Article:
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There can be no state without good public finance management, Finance Minister says

Belgrade, March 1, 2004 - Serbian Minister of Finance and Economy Bozidar Djelic said that the Ministry has spent the past three years trying to reform public finance, stressing that there can be no state without good public finance management.

Presenting a report on the Ministry's activities over the past three years, Djelic told a press conference on Monday that untransparent, unfair and unpredictable public finance in the 1990s led Serbia to its biggest economic downfall in the 20th century.

Serbia, whose state treasury was empty in early 2001, now has a budget of some €650 million, with €200 million in hard currencies and the remaining €450 million in the national currency, said Djelic.

The country's GDP rose form $9 billion in 2000 to $20 billion in early 2004, the Minister went on to say, adding that Serbia paid €525 million in debts to holders of frozen hard currency savings and settled its liabilities of €225 million with international creditors.

The inflation rate was slashed from 113 percent in 2001 to 7.8 percent, said Djelic, noting that the highest average monthly salaries were lifted from €40 to some €200.

According to Djelic, Serbia has also become the regional leader in foreign direct investment, raising $1.3 billion in sell-off receipts.

Three years ago, Serbia has embarked on the most thorough institutional reform of public finance since World War II. Stressing that international institutions rated the reform as excellent, Djelic said the parliament adopted 50 laws and 166 regulations over the same period.

Noting that Serbia has adopted the four key laws that define public finance - laws on budget system, public procurements, taxing and tax administration, and customs, Djelic went on to say that the Ministry has prepared a further 32 bills, including bills on value-added tax, the conflict of interest, insurance and public debt.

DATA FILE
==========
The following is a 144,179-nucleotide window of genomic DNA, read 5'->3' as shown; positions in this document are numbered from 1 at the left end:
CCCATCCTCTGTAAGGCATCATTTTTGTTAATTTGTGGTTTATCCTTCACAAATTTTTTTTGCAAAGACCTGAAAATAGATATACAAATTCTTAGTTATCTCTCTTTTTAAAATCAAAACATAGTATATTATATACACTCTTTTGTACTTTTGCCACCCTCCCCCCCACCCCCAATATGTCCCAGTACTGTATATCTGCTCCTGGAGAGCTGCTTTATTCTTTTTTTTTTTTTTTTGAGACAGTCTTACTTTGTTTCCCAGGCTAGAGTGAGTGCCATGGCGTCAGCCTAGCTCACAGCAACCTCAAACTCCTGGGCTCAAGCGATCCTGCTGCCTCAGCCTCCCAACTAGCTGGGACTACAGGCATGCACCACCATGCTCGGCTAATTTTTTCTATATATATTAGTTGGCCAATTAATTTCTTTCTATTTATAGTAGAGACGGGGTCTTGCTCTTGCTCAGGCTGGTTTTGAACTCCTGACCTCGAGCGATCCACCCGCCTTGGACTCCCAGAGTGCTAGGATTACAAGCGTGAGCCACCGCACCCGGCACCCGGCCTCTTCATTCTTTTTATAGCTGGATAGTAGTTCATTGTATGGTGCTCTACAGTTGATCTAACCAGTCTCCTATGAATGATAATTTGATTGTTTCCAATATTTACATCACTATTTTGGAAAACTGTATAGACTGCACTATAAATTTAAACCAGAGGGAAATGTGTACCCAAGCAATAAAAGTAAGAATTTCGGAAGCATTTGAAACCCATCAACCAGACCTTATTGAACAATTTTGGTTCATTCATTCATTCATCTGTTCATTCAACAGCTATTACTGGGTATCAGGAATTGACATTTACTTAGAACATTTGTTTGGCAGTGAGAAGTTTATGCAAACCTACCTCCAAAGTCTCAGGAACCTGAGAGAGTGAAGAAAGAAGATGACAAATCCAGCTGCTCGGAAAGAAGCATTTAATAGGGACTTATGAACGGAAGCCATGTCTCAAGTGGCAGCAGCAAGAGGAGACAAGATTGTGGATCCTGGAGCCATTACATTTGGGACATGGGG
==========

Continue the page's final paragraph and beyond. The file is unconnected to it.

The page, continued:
Serbia's tax system has been simplified with a number of taxes scrapped and certain tax rates trimmed to the lowest levels in Europe, said Djelic, noting that Serbia has the lowest income and corporate profit tax rates in Europe.

Good results in curbing smuggling and addressing tax evasion also helped boost public revenues, he said, adding that according to World Bank estimates, the gray economy accounts for some 30% of Serbia's GDP.

The Minister recalled that monthly salaries in public companies have been brought closer to the average salary levels in economy sectors, while the foreign debt share in GDP was reduced over 2.5 times thanks to outstanding debt rescheduling and write-offs.

Since Serbia joined the anticorruption initiative of the Stability Pact for South Eastern Europe in October 2001, the Ministry has had a prominent role in the fight against corruption and has initiated the setting up of the government's Anti-Corruption Council, Djelic noted.

Concluding his report on the Ministry's activities over the past three years, Djelic said that the state should take urgent steps to carry out the third wave of public finance reform, step up public finance decentarlisation and control, optimise public expenditure, settle the remaining debts, resume restructuring of public companies and launch privatisation only when it is not damaging to the state interest.

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